I was able to take a wander around a newly opened waterside section of Poth Teigr in Cardiff Bay this week. A hub for the creative industries promoted with moderate fanfare by a Welsh Government Minister or two in recent months, it most prominently contains the BBC’s Roath Lock Drama Village.
The imposing BBC Wales building is responsible for the production of globally successful hits like Doctor Who and Sherlock Holmes.
I met actor Paul Kaye in the gym this week, here filming for the opening episode of the new Doctor Who series. Also a star of Game of Thrones and with a wide-ranging reel of credits, Kaye made his first and possibly best impression on me with Dennis Pennis, his eccentric American alter ego character invented for 1990s BBC programme The Sunday Show. He would loudly bait red carpet trotting celebrities at film premiers, which thoroughly entertained teenage me. Sadly, he said there wasn’t much chance of a reprise for this character.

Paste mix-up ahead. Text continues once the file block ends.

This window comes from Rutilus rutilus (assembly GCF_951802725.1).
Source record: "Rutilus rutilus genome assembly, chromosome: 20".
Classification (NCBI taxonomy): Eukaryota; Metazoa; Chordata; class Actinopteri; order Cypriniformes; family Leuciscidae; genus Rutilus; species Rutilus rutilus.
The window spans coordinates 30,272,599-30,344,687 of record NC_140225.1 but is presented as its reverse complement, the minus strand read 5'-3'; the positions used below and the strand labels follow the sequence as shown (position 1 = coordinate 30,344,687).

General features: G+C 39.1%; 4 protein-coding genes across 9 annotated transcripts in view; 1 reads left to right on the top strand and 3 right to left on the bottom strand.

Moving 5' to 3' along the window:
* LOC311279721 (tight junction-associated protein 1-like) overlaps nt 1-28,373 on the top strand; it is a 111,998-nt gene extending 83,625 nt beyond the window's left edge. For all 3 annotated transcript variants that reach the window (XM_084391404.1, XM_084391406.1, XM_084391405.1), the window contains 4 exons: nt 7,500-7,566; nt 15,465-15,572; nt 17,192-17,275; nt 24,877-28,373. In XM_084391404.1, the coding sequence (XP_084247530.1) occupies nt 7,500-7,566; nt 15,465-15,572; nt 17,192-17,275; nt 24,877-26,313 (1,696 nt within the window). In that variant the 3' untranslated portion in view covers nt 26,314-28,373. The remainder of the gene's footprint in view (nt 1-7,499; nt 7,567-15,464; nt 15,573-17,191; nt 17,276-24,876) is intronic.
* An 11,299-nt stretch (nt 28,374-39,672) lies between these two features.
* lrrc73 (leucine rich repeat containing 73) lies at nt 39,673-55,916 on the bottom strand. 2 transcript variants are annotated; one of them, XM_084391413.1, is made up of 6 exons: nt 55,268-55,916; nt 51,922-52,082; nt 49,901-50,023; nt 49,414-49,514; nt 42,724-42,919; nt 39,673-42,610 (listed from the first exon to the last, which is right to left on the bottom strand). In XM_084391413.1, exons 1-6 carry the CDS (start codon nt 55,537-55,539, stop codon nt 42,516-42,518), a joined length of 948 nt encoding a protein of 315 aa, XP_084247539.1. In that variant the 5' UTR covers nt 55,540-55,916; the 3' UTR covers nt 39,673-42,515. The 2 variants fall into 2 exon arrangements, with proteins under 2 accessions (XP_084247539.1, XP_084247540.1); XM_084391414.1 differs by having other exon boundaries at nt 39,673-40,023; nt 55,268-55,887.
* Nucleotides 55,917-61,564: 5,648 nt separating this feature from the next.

A short goal kick away from the studio is The Doctor Who Experience – a tourist attraction and ‘must see’ for any visiting fans.
There are less well-known but still creative digital businesses based nearby in the distinctive new build, The Gloworks. While the opposite side of the dock is lined with residential buildings, mostly flats for all those creative hipsters.
It still being the time of year for low sun and long shadows, there was much to play with besides.
I was taken by how the light and darks were playing on the angles of this bridge near The Norwegian Church…
and how the light spindled away from this protective metallic shielding in a beguiling, spooky almost Doctor Who-like fashion.
Heading away from the area, I was drawn in by the clash of blues and shadows in this construction site chipboard. This Cardiff photographer lingered there a minute or two, possibly looking suspicious, waiting for the sun to pop out from behind some clouds and a pedestrian to come along.
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